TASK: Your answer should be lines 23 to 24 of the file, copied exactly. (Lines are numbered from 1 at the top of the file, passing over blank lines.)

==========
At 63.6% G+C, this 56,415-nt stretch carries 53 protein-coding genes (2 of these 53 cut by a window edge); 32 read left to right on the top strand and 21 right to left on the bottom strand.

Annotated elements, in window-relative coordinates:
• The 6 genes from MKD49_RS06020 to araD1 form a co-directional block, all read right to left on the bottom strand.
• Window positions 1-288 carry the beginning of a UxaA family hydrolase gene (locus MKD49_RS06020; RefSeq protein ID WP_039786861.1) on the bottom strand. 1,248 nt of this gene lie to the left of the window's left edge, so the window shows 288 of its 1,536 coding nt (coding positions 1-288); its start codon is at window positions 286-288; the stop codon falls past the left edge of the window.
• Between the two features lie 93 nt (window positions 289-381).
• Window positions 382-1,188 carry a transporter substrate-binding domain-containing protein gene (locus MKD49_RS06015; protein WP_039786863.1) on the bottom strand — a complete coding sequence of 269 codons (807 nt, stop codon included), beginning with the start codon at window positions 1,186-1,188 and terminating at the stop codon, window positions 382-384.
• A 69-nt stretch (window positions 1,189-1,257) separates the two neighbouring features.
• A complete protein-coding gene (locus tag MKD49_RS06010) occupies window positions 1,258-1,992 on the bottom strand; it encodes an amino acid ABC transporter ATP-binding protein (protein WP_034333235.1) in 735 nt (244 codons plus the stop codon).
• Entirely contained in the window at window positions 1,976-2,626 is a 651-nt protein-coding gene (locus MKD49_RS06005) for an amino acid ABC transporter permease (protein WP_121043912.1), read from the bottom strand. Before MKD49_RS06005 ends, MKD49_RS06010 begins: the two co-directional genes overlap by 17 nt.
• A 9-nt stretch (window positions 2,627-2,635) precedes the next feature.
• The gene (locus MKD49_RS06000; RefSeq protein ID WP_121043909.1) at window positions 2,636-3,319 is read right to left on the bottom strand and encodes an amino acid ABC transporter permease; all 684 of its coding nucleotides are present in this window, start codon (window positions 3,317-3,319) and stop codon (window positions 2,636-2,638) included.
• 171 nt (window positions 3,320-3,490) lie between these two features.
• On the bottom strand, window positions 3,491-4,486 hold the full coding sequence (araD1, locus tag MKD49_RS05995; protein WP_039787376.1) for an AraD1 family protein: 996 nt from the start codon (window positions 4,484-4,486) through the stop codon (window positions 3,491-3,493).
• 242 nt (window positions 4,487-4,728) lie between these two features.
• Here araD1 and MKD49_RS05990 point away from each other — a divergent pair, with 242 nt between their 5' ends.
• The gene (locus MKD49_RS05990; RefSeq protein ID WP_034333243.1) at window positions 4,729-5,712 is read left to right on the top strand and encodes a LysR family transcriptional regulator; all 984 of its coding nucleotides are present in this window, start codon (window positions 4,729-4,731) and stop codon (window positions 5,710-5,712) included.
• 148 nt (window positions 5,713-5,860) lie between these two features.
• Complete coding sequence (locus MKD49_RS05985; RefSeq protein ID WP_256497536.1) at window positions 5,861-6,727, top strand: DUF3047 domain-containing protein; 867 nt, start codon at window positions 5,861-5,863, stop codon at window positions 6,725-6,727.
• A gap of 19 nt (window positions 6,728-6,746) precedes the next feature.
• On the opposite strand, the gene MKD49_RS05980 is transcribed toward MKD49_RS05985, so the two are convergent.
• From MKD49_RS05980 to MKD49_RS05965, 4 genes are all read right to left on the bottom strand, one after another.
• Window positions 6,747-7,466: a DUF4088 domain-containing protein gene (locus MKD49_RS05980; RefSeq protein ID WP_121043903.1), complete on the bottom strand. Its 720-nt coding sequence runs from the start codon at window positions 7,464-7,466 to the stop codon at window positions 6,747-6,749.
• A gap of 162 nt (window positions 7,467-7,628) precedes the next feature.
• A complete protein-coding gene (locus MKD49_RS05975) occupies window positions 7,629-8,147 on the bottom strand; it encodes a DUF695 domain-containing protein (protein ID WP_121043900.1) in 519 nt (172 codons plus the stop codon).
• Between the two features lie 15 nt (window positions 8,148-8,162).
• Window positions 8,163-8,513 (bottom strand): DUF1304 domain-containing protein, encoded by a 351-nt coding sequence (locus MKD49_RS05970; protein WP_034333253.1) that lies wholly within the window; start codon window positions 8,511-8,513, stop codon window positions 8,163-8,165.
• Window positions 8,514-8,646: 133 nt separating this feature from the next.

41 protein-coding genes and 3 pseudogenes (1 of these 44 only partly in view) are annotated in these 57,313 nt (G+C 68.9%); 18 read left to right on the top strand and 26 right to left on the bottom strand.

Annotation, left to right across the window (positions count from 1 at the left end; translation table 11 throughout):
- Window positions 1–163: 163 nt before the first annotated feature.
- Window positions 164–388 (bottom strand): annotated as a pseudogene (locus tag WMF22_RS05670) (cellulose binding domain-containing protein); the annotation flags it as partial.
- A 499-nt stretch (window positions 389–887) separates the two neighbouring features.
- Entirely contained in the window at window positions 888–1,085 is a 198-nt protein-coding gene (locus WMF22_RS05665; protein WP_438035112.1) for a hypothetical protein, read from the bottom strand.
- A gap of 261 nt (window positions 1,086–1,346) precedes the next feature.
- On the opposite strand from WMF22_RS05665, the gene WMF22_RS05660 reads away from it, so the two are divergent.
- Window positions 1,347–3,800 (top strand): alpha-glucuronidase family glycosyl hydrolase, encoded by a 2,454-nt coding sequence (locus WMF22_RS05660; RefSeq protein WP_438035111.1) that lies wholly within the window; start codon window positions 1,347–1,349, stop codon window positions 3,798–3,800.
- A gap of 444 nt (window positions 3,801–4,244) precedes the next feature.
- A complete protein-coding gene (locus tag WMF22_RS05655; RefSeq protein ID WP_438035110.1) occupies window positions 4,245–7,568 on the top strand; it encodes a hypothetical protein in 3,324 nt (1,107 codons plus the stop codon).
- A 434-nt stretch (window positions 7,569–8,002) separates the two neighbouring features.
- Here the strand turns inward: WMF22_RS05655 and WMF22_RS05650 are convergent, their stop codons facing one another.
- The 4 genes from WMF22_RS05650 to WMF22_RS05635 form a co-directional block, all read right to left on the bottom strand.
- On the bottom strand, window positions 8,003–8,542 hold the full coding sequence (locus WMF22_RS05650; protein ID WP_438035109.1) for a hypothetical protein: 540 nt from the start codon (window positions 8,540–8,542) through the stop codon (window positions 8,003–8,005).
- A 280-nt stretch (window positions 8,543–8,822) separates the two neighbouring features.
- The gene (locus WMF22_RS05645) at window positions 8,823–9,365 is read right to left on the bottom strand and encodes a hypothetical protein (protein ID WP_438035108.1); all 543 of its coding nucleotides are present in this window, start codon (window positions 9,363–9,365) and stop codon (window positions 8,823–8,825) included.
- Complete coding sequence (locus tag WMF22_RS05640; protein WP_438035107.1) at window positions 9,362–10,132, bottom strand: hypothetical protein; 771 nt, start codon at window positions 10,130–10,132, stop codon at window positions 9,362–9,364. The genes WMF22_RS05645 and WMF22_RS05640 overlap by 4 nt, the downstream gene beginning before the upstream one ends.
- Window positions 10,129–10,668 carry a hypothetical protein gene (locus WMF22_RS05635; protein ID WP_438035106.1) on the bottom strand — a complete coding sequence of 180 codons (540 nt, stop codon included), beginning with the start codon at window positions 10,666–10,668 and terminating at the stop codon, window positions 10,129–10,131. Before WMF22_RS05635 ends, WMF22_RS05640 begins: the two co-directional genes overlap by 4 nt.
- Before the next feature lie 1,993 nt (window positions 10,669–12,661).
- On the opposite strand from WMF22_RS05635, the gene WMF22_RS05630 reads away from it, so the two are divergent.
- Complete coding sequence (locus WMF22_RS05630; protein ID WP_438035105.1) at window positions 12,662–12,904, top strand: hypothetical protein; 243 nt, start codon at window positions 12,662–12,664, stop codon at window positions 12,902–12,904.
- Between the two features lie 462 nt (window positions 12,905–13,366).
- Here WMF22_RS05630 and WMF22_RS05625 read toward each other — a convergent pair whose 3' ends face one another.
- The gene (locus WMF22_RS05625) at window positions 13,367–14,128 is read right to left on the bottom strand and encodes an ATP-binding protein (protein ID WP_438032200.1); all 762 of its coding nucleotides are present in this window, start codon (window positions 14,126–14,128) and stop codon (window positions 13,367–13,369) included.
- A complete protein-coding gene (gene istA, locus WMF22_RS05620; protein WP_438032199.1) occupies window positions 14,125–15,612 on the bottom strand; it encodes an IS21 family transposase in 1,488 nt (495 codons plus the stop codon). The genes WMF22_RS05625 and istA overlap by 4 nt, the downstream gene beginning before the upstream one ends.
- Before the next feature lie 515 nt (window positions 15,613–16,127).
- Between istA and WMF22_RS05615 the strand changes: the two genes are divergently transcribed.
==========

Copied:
• A gap of 162 nt (window positions 7,467-7,628) precedes the next feature.
• A complete protein-coding gene (locus MKD49_RS05975) occupies window positions 7,629-8,147 on the bottom strand; it encodes a DUF695 domain-containing protein (protein ID WP_121043900.1) in 519 nt (172 codons plus the stop codon).